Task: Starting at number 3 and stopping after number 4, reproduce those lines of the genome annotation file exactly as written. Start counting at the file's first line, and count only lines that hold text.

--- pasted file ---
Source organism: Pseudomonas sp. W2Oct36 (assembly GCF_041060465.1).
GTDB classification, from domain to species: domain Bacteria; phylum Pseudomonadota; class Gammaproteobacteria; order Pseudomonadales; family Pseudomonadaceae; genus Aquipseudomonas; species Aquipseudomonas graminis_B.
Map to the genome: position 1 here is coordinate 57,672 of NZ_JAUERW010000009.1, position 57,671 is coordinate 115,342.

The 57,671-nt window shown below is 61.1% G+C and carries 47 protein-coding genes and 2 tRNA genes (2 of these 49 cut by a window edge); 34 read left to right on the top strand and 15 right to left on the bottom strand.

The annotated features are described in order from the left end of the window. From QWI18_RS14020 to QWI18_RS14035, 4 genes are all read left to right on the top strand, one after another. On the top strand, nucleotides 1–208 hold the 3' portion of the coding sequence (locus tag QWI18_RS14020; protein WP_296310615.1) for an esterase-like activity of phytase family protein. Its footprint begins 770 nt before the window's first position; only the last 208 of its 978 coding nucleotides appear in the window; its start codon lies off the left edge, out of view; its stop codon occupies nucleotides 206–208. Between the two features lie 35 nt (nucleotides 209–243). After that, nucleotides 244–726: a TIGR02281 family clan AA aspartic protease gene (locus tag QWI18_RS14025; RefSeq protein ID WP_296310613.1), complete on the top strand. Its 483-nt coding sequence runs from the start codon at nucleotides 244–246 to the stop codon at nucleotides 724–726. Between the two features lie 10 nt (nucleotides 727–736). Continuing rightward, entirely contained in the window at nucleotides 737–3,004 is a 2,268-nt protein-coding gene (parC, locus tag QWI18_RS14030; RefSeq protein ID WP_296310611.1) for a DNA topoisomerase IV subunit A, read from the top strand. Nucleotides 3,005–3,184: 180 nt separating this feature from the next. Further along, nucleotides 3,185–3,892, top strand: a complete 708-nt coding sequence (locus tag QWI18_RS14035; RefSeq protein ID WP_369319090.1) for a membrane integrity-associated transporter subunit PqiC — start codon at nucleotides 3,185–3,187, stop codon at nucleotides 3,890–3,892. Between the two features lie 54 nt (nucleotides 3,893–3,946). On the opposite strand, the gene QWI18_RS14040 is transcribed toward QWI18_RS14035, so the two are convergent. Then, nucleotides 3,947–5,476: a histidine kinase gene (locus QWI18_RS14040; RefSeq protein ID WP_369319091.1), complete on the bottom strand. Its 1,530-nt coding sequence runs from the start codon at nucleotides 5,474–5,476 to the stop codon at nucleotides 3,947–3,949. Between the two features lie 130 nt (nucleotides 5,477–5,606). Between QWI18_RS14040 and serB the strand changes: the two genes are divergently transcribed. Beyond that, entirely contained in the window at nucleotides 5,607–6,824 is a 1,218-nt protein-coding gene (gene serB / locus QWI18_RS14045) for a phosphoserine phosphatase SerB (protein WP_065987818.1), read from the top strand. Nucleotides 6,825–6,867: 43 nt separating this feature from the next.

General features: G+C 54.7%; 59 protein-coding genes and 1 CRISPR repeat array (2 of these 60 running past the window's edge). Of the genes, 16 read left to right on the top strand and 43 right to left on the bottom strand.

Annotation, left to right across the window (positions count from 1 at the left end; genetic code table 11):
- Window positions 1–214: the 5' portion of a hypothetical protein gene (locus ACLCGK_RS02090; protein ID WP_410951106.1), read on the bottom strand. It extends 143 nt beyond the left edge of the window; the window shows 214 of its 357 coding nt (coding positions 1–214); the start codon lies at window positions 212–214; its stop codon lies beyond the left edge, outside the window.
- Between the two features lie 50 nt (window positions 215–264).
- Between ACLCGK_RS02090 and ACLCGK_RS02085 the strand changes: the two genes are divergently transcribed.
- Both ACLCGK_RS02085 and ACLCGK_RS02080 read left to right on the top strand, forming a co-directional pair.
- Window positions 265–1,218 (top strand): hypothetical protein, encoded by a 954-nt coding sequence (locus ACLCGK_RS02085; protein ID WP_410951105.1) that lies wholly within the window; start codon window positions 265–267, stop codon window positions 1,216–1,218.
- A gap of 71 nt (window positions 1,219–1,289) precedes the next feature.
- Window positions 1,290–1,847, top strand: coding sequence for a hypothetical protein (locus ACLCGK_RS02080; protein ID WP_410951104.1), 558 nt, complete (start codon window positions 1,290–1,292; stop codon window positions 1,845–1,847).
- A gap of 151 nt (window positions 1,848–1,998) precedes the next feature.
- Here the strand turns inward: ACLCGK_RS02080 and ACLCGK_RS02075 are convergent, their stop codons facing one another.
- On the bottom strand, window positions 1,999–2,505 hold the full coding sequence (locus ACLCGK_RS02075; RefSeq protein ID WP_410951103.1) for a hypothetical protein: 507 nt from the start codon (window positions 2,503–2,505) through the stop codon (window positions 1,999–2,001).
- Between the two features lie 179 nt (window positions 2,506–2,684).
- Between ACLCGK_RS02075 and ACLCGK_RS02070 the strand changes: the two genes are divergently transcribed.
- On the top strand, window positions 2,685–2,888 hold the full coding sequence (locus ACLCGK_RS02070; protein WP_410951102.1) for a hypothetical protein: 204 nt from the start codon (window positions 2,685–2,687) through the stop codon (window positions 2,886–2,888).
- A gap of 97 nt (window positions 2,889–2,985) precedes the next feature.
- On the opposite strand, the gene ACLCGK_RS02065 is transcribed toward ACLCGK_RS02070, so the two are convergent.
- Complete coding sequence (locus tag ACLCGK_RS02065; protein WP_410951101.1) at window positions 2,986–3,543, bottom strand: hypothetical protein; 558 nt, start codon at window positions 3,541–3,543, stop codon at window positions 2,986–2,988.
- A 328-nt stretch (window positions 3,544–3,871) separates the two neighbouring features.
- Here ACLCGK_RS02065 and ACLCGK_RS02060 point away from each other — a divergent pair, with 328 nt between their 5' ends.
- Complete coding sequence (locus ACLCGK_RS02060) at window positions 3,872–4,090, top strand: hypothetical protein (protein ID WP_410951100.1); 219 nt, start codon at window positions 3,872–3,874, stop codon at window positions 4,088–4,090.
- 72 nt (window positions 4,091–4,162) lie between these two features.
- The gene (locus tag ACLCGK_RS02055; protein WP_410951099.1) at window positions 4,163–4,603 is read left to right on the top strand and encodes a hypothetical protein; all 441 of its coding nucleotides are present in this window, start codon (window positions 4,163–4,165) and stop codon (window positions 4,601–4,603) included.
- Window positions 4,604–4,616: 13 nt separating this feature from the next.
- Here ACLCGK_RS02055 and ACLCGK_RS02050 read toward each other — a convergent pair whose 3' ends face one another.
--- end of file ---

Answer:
Map to the genome: position 1 here is coordinate 57,672 of NZ_JAUERW010000009.1, position 57,671 is coordinate 115,342.

The 57,671-nt window shown below is 61.1% G+C and carries 47 protein-coding genes and 2 tRNA genes (2 of these 49 cut by a window edge); 34 read left to right on the top strand and 15 right to left on the bottom strand.